Japanese researchers use human stem cells to create tiny rudimentary livers that can make human liver proteins.The liver buds, as they are called, didn’t turn into complete livers, but medical experts say the method holds much promise in a field that has seen many failed attempts. In a study published in the journal Nature, a team of Japanese scientists turned human liver cells from stem cells and began to try making replacement livers. The cells, which they grew in petri dishes along with blood vessel cells, spontaneously assembled into three-dimensional liver buds. When scientists transplanted the cells into mice, the little organs grew and metabolized drugs as human livers do. Scientists though caution the findings are still basic research and studies on humans are years away. Ever since researchers discovered how to get human stem cells, there have been experiments to use these cells for replacement tissues and organs. These efforts did not succeed.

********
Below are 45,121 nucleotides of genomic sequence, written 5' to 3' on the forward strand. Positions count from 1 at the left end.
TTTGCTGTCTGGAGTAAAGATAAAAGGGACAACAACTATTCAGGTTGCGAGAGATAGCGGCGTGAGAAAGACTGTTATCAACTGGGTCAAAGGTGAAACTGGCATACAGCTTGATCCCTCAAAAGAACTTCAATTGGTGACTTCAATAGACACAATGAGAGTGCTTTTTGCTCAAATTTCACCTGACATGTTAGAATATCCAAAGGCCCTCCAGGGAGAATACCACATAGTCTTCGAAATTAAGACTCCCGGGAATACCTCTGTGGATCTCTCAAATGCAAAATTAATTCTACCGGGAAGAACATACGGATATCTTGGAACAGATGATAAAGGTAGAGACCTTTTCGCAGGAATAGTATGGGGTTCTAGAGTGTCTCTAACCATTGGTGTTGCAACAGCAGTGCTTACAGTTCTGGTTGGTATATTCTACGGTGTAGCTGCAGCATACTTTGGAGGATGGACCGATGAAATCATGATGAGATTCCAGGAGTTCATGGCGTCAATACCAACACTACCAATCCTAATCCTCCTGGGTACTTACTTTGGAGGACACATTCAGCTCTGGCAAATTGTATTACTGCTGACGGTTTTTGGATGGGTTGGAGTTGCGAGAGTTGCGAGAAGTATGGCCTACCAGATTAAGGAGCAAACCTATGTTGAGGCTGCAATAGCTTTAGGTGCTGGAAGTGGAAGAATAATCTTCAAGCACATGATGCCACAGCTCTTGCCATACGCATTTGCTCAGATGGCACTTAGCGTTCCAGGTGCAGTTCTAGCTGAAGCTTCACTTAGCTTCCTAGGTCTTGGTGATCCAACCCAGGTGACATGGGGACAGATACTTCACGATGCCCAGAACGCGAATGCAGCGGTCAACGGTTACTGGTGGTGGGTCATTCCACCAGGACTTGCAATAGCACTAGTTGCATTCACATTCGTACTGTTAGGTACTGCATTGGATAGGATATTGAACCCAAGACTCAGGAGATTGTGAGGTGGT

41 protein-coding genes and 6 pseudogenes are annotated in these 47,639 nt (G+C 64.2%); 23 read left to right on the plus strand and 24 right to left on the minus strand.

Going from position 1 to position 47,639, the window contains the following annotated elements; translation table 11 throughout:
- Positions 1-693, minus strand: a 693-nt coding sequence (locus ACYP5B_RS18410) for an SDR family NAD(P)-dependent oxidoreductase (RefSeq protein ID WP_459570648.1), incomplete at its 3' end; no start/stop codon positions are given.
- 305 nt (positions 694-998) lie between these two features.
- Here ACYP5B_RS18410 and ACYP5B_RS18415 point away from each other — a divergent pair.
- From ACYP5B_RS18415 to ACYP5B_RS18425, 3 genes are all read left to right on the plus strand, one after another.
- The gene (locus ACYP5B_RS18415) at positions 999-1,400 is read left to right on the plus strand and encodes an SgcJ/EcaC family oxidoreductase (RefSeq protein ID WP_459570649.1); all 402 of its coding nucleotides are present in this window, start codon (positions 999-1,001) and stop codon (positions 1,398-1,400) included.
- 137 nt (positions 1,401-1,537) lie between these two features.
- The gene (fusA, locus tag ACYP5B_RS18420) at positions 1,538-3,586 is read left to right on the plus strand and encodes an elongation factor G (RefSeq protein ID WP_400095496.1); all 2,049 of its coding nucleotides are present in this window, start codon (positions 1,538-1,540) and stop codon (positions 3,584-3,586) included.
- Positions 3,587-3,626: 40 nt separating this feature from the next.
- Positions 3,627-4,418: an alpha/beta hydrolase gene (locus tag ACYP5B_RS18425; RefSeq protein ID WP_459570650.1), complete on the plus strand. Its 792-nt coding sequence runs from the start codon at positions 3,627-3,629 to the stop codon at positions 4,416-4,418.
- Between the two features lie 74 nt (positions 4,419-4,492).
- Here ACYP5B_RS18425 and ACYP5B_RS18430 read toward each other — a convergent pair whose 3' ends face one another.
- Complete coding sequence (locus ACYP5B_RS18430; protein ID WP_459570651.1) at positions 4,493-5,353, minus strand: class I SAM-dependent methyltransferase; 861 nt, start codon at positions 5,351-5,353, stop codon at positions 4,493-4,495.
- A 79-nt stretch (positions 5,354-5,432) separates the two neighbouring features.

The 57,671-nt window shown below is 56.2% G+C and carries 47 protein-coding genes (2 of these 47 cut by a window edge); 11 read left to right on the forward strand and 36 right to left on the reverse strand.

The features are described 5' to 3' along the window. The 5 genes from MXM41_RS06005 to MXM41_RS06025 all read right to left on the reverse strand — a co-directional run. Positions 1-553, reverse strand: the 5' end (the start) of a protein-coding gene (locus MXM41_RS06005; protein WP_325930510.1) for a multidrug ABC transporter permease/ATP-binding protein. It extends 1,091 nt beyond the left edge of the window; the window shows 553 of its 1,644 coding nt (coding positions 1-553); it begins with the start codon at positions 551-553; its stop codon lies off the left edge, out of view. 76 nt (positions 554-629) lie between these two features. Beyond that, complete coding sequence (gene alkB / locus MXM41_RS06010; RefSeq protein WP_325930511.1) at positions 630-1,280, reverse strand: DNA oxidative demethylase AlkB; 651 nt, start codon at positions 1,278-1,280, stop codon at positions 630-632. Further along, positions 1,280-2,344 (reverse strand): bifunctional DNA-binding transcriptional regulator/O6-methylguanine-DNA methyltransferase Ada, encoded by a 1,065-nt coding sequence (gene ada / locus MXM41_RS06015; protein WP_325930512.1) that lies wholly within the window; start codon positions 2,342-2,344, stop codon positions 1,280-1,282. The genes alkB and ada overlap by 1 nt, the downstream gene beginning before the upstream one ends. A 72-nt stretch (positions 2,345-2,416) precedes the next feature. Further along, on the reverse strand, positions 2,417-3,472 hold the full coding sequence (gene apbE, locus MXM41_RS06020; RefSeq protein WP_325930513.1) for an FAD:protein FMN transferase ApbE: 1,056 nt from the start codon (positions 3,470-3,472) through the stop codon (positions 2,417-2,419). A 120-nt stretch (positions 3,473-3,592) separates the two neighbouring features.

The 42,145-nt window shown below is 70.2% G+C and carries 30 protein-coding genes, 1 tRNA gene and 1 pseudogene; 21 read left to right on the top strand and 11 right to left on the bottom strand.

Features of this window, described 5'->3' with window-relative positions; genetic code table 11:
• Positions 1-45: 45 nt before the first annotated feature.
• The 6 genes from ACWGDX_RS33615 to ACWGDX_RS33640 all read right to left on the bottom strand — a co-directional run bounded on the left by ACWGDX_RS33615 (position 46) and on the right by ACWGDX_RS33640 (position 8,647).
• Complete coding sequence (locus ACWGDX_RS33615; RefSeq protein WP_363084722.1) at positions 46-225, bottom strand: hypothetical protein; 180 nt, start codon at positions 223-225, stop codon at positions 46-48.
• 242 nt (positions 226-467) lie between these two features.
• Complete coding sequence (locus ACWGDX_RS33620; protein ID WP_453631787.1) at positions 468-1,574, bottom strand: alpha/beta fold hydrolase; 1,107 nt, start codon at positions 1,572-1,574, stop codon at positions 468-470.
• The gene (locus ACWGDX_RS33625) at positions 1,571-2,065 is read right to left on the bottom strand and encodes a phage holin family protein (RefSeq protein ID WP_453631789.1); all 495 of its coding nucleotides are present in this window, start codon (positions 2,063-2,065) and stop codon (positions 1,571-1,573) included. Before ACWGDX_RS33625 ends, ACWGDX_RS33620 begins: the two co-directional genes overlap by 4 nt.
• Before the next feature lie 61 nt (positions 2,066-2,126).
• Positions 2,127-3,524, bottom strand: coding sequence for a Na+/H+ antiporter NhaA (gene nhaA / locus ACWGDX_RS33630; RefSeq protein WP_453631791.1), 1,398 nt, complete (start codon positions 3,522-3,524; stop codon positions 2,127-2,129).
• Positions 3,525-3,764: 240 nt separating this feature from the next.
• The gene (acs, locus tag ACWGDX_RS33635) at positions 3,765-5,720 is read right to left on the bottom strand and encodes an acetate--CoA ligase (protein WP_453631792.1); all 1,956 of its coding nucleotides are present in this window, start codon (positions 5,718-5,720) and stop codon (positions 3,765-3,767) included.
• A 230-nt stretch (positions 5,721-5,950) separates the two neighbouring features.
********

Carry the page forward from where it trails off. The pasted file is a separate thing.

Read the full story on New York Times.